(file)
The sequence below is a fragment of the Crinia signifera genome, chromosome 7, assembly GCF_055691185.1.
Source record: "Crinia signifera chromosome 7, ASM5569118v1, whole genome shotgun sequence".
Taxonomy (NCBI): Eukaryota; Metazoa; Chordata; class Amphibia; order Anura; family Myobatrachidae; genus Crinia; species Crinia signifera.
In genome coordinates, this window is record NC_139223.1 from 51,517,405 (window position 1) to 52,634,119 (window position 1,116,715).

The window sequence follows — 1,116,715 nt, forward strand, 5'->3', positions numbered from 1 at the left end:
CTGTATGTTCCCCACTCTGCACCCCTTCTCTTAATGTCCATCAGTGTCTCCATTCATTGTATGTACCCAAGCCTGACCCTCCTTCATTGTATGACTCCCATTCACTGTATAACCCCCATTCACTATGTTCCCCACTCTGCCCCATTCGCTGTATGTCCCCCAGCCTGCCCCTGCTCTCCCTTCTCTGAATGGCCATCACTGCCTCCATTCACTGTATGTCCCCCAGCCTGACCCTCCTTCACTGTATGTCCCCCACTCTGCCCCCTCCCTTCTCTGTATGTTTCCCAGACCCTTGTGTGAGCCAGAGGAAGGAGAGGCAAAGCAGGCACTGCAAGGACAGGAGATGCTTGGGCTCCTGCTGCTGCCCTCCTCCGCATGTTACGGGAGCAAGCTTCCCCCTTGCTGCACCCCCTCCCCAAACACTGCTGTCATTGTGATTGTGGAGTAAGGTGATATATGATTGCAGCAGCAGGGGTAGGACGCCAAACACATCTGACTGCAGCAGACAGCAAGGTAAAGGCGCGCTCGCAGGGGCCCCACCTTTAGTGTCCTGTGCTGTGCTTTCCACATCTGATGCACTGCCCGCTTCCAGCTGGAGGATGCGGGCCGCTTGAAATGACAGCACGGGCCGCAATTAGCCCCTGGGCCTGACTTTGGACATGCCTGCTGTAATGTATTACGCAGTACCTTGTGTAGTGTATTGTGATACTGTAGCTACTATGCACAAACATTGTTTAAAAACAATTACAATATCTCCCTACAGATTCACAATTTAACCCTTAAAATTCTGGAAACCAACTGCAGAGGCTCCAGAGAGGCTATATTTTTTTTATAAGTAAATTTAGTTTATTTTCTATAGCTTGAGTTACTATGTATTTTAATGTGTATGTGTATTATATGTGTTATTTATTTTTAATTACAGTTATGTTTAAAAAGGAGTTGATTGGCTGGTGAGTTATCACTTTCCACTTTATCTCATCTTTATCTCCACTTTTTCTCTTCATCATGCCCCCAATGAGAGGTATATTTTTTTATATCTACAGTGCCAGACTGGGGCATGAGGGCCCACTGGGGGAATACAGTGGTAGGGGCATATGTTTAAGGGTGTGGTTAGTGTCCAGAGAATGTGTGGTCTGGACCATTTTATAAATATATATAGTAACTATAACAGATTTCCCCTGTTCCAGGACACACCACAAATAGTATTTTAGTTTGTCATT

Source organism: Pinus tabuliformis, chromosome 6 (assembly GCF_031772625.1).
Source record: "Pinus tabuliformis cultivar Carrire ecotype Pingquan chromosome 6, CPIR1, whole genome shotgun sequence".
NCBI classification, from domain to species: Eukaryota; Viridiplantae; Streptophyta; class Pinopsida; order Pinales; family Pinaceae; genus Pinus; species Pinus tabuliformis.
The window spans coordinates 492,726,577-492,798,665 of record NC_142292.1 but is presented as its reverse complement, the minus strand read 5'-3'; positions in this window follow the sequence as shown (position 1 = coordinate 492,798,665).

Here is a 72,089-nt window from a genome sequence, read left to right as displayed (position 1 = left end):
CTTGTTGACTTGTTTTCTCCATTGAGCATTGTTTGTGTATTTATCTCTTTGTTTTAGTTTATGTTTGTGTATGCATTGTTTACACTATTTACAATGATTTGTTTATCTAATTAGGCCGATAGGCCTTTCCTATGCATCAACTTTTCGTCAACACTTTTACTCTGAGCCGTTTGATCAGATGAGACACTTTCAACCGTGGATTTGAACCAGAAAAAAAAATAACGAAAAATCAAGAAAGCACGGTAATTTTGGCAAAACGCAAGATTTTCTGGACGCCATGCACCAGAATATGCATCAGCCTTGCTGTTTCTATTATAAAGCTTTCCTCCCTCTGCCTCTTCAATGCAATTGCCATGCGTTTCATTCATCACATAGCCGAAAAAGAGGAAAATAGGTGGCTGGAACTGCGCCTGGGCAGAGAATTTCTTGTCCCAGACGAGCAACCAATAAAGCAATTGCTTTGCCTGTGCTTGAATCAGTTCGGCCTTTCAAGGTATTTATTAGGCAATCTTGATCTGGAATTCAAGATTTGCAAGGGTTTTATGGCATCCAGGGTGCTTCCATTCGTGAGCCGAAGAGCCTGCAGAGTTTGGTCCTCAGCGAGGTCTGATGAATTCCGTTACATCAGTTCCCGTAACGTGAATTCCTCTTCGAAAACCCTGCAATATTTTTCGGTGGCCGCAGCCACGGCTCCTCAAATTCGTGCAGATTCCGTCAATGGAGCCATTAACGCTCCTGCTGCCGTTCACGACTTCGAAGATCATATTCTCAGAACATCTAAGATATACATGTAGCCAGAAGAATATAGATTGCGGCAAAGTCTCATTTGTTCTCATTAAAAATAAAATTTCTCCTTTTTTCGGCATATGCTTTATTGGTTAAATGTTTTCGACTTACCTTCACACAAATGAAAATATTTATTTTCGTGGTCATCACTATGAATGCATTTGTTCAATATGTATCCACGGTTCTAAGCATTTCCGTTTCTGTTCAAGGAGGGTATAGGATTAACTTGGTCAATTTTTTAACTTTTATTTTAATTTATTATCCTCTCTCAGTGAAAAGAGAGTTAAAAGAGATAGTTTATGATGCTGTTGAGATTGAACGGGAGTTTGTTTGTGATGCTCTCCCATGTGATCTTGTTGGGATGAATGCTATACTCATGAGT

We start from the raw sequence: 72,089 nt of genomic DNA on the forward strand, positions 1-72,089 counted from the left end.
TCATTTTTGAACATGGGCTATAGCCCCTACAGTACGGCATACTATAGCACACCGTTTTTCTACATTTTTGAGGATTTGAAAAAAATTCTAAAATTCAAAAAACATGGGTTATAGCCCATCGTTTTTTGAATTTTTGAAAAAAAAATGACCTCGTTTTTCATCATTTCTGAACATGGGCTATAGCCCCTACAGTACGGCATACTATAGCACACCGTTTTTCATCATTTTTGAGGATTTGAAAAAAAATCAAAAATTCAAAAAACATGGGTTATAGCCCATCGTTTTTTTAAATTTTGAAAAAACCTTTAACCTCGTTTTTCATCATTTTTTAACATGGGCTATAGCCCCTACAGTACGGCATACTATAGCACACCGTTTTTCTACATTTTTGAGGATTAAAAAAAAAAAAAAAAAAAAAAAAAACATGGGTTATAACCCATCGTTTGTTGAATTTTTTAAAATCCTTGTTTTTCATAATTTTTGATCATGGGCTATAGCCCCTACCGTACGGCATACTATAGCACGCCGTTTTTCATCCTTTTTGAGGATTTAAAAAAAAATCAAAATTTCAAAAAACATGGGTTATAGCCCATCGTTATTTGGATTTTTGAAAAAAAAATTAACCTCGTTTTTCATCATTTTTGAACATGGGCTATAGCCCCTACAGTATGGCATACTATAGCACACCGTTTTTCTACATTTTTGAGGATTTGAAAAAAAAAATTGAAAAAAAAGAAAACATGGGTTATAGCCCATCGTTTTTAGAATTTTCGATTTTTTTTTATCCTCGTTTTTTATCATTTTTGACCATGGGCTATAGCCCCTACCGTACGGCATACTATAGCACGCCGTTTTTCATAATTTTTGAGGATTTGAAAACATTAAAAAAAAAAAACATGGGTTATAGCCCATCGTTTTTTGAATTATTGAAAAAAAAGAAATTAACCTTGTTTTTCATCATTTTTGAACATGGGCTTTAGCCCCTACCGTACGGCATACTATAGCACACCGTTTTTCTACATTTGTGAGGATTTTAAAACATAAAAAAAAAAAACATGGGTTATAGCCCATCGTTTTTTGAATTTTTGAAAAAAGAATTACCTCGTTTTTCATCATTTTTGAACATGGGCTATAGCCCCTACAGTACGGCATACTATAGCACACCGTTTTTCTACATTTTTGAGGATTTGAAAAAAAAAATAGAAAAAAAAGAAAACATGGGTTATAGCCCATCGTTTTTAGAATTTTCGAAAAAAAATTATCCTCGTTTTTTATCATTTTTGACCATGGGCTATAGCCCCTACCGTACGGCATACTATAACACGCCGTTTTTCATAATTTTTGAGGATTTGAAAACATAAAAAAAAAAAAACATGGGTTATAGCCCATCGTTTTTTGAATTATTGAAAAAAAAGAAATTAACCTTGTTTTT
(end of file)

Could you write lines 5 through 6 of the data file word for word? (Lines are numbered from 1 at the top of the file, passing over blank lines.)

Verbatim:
The window sequence follows — 1,116,715 nt, forward strand, 5'->3', positions numbered from 1 at the left end:
CTGTATGTTCCCCACTCTGCACCCCTTCTCTTAATGTCCATCAGTGTCTCCATTCATTGTATGTACCCAAGCCTGACCCTCCTTCATTGTATGACTCCCATTCACTGTATAACCCCCATTCACTATGTTCCCCACTCTGCCCCATTCGCTGTATGTCCCCCAGCCTGCCCCTGCTCTCCCTTCTCTGAATGGCCATCACTGCCTCCATTCACTGTATGTCCCCCAGCCTGACCCTCCTTCACTGTATGTCCCCCACTCTGCCCCCTCCCTTCTCTGTATGTTTCCCAGACCCTTGTGTGAGCCAGAGGAAGGAGAGGCAAAGCAGGCACTGCAAGGACAGGAGATGCTTGGGCTCCTGCTGCTGCCCTCCTCCGCATGTTACGGGAGCAAGCTTCCCCCTTGCTGCACCCCCTCCCCAAACACTGCTGTCATTGTGATTGTGGAGTAAGGTGATATATGATTGCAGCAGCAGGGGTAGGACGCCAAACACATCTGACTGCAGCAGACAGCAAGGTAAAGGCGCGCTCGCAGGGGCCCCACCTTTAGTGTCCTGTGCTGTGCTTTCCACATCTGATGCACTGCCCGCTTCCAGCTGGAGGATGCGGGCCGCTTGAAATGACAGCACGGGCCGCAATTAGCCCCTGGGCCTGACTTTGGACATGCCTGCTGTAATGTATTACGCAGTACCTTGTGTAGTGTATTGTGATACTGTAGCTACTATGCACAAACATTGTTTAAAAACAATTACAATATCTCCCTACAGATTCACAATTTAACCCTTAAAATTCTGGAAACCAACTGCAGAGGCTCCAGAGAGGCTATATTTTTTTTATAAGTAAATTTAGTTTATTTTCTATAGCTTGAGTTACTATGTATTTTAATGTGTATGTGTATTATATGTGTTATTTATTTTTAATTACAGTTATGTTTAAAAAGGAGTTGATTGGCTGGTGAGTTATCACTTTCCACTTTATCTCATCTTTATCTCCACTTTTTCTCTTCATCATGCCCCCAATGAGAGGTATATTTTTTTATATCTACAGTGCCAGACTGGGGCATGAGGGCCCACTGGGGGAATACAGTGGTAGGGGCATATGTTTAAGGGTGTGGTTAGTGTCCAGAGAATGTGTGGTCTGGACCATTTTATAAATATATATAGTAACTATAACAGATTTCCCCTGTTCCAGGACACACCACAAATAGTATTTTAGTTTGTCATT